Introduction: In this article, Mary Harrell-Sesniak shows how to determine the date of undated, Civil War-era family photographs using revenue stamps affixed to the back of the picture. Mary is a genealogist, author and editor with a strong technology background.
Do you have Civil War-era photographs of your ancestors that are undated? As this genealogy article explains, tax stamp legislation passed by the Union in 1864 might provide a valuable clue to help you finally assign a date to those old family photos, allowing for deeper Civil War family history research.
In order to fund the rising costs of the Civil War, the federal government passed an act on 30 June 1864 requiring that tax stamps be affixed to various goods, including:
- Proprietary Medicines and Preparations
- Perfumery and Cosmetics
- Friction Matches
- Cigar Lights and Wax Tapers
- Photographs, Ambrotypes and Daguerreotypes
- Playing Cards
Although this legislation achieved the intended goal of raising revenue, it was an extremely unpopular tax—especially for those desiring photographs of family members soon to be separated by war.
Fees were assessed upon the selling price of photographs, ambrotypes and daguerreotypes, with different-colored stamps for the various fees.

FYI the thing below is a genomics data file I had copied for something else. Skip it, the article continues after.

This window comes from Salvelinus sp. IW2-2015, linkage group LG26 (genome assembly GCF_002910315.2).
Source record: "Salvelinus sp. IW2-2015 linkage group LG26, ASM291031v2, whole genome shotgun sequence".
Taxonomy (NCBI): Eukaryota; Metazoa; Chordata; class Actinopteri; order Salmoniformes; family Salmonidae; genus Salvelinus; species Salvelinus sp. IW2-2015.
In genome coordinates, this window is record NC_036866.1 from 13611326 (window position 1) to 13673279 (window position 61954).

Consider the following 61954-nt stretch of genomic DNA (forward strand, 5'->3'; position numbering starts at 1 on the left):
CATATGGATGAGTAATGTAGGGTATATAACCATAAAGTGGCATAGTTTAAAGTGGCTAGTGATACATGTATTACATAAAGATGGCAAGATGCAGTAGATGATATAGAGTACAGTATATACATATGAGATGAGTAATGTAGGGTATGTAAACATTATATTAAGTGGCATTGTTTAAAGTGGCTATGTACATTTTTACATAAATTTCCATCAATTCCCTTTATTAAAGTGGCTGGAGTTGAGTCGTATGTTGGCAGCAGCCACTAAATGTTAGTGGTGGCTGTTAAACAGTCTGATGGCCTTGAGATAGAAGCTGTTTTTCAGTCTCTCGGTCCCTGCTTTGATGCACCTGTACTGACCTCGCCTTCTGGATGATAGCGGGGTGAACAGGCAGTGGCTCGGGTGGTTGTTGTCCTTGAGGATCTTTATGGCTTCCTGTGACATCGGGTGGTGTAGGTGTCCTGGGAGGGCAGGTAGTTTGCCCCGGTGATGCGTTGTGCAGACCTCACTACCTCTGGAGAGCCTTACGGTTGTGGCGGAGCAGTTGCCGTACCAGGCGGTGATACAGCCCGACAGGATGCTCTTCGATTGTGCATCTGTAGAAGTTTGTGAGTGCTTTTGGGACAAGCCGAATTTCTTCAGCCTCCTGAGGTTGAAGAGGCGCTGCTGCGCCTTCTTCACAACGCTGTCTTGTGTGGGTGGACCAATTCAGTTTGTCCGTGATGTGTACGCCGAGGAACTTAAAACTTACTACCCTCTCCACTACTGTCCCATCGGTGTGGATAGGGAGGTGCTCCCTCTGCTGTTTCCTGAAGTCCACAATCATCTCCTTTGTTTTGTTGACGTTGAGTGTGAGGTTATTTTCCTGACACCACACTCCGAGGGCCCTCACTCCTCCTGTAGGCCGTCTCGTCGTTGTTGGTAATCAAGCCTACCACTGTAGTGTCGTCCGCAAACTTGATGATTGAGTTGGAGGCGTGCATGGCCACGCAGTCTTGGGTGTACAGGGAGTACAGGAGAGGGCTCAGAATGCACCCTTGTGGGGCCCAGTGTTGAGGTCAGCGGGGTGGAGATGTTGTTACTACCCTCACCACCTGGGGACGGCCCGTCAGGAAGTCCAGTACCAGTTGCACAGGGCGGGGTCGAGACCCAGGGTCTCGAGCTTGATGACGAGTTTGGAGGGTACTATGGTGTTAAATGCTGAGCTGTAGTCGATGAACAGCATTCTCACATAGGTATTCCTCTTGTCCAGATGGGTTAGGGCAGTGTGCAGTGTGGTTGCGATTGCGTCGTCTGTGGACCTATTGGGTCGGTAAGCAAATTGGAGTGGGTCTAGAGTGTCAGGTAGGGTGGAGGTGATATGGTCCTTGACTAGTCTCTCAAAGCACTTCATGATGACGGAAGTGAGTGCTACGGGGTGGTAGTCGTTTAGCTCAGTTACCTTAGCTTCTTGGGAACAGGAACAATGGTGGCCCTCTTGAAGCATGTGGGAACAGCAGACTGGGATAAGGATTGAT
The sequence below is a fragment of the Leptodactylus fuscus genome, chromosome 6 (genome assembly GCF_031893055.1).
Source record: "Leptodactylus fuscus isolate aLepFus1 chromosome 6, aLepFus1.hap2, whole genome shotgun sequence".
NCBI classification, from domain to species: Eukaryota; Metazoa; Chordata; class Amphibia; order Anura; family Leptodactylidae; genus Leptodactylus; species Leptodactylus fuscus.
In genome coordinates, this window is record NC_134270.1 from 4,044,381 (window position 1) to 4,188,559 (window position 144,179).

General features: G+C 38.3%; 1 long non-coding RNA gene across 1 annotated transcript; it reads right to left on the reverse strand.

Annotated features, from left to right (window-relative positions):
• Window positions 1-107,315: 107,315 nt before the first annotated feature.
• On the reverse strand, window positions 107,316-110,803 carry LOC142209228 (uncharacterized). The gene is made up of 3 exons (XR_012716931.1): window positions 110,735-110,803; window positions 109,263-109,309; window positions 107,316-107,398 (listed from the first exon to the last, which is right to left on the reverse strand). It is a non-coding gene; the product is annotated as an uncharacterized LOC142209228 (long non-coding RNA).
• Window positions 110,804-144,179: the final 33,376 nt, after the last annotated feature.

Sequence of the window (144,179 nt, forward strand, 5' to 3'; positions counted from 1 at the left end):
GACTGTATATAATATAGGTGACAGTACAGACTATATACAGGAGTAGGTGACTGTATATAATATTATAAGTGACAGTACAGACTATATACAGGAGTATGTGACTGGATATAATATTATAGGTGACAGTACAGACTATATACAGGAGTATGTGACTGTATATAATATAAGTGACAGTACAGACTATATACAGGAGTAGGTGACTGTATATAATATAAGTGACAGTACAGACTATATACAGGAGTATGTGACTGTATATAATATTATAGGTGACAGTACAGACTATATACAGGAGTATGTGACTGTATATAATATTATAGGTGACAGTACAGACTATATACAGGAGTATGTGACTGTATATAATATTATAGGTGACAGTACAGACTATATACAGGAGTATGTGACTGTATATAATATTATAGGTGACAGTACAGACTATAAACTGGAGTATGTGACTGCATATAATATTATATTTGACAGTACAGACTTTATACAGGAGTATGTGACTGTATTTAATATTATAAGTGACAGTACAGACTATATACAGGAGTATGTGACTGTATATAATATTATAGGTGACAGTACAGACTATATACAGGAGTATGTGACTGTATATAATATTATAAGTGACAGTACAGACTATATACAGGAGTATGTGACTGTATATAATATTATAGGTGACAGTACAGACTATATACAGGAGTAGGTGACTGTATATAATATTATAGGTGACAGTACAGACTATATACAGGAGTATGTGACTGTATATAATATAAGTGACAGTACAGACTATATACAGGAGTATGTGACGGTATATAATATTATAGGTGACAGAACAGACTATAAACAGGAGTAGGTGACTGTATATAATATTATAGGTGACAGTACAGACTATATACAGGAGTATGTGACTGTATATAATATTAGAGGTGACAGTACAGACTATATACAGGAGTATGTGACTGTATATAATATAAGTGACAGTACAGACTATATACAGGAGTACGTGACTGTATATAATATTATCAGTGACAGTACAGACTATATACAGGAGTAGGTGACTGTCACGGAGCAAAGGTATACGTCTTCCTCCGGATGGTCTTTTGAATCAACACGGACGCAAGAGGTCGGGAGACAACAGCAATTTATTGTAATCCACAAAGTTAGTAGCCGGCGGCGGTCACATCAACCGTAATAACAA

- 2¢ stamps were blue or orange and assessed on images 25 cents or less
- 3¢ stamps were green and assessed on images between 26 and 50 cents
- 5¢ stamps were red and assessed on images 51 cents to one dollar
- For images exceeding one dollar, in addition to the 5¢ stamp an extra 5 cents was assessed “for every additional dollar or fractional part thereof”
As with most laws, there were exceptions and specifications that had to be followed.
“Photographs and other sun pictures, which are copies of engravings or works of art, or which are used for the illustration of books, or which are so small that stamps cannot be affixed, are exempt from stamp duty. In lieu thereof, they are subject to duty of 5 per cent ad valorem.
“The price of a photograph by which the stamp duty is determined is held to be the price which is received for such photograph, including the case or frame, as well as any labor which may have been expended upon the picture.
“Imported articles, when sold in the original and unbroken package in which they were imported, are not subject to stamp duty, but they become so as soon as the packages are opened.”
The process was for a photographer to affix a stamp to the back of an image, and cancel it by adding initials and a date.
In the old photograph example above of a Carte de Visite (CDV), which shows the back and front of the image side-by-side, the picture was taken at Delong’s Gallery on Locust street in Fairbury, Illinois. The 5 cent stamp indicates that the photographer charged from 51 cents to $1 for his services.
Photographers often designed their own system of stamp cancellation. The hand-written date appears to be 11/11, but more likely was 11/4 (Nov. 1864), with the information under the numbers indicating either his initials or an internal reference. It was not 1861, as revenue stamps are only found on images 1864-1866, with the final repeal of the Stamp Act on Aug. 1, 1866.